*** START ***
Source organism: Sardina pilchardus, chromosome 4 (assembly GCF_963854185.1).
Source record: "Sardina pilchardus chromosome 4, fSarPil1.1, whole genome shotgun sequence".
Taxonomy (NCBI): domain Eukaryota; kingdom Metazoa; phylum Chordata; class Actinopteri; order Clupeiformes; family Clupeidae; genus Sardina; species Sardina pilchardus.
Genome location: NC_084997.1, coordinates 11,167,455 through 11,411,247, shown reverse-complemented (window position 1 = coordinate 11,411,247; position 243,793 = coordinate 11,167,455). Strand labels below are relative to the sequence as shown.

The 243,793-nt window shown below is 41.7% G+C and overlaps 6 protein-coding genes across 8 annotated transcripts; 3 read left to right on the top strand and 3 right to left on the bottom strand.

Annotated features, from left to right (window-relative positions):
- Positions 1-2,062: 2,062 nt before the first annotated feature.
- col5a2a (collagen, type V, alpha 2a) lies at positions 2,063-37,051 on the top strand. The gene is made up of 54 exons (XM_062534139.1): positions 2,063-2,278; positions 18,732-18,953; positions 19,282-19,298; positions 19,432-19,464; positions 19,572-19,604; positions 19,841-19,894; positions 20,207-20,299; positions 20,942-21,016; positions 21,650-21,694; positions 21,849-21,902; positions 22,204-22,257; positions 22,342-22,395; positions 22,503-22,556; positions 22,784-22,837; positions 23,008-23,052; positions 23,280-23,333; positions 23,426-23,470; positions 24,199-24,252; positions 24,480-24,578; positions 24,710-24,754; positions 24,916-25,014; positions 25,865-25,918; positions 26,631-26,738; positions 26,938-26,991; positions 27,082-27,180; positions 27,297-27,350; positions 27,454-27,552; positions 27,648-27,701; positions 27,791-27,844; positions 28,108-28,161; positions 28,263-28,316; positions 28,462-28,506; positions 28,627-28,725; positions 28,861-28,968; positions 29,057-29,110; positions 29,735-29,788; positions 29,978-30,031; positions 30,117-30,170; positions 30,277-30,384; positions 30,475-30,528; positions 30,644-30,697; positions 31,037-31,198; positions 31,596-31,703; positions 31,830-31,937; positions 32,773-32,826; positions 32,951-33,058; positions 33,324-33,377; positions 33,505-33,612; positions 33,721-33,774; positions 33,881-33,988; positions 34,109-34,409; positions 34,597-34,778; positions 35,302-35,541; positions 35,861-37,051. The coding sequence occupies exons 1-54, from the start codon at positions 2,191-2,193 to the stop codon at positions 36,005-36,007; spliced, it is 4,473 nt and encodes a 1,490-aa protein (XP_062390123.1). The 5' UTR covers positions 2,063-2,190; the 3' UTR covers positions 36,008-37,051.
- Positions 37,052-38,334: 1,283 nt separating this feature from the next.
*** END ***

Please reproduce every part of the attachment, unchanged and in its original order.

Source organism: Sardina pilchardus, chromosome 4 (assembly GCF_963854185.1).
Source record: "Sardina pilchardus chromosome 4, fSarPil1.1, whole genome shotgun sequence".
Taxonomy (NCBI): domain Eukaryota; kingdom Metazoa; phylum Chordata; class Actinopteri; order Clupeiformes; family Clupeidae; genus Sardina; species Sardina pilchardus.
Genome location: NC_084997.1, coordinates 11,167,455 through 11,411,247, shown reverse-complemented (window position 1 = coordinate 11,411,247; position 243,793 = coordinate 11,167,455). Strand labels below are relative to the sequence as shown.

The 243,793-nt window shown below is 41.7% G+C and overlaps 6 protein-coding genes across 8 annotated transcripts; 3 read left to right on the top strand and 3 right to left on the bottom strand.

Annotated features, from left to right (window-relative positions):
- Positions 1-2,062: 2,062 nt before the first annotated feature.
- col5a2a (collagen, type V, alpha 2a) lies at positions 2,063-37,051 on the top strand. The gene is made up of 54 exons (XM_062534139.1): positions 2,063-2,278; positions 18,732-18,953; positions 19,282-19,298; positions 19,432-19,464; positions 19,572-19,604; positions 19,841-19,894; positions 20,207-20,299; positions 20,942-21,016; positions 21,650-21,694; positions 21,849-21,902; positions 22,204-22,257; positions 22,342-22,395; positions 22,503-22,556; positions 22,784-22,837; positions 23,008-23,052; positions 23,280-23,333; positions 23,426-23,470; positions 24,199-24,252; positions 24,480-24,578; positions 24,710-24,754; positions 24,916-25,014; positions 25,865-25,918; positions 26,631-26,738; positions 26,938-26,991; positions 27,082-27,180; positions 27,297-27,350; positions 27,454-27,552; positions 27,648-27,701; positions 27,791-27,844; positions 28,108-28,161; positions 28,263-28,316; positions 28,462-28,506; positions 28,627-28,725; positions 28,861-28,968; positions 29,057-29,110; positions 29,735-29,788; positions 29,978-30,031; positions 30,117-30,170; positions 30,277-30,384; positions 30,475-30,528; positions 30,644-30,697; positions 31,037-31,198; positions 31,596-31,703; positions 31,830-31,937; positions 32,773-32,826; positions 32,951-33,058; positions 33,324-33,377; positions 33,505-33,612; positions 33,721-33,774; positions 33,881-33,988; positions 34,109-34,409; positions 34,597-34,778; positions 35,302-35,541; positions 35,861-37,051. The coding sequence occupies exons 1-54, from the start codon at positions 2,191-2,193 to the stop codon at positions 36,005-36,007; spliced, it is 4,473 nt and encodes a 1,490-aa protein (XP_062390123.1). The 5' UTR covers positions 2,063-2,190; the 3' UTR covers positions 36,008-37,051.
- Positions 37,052-38,334: 1,283 nt separating this feature from the next.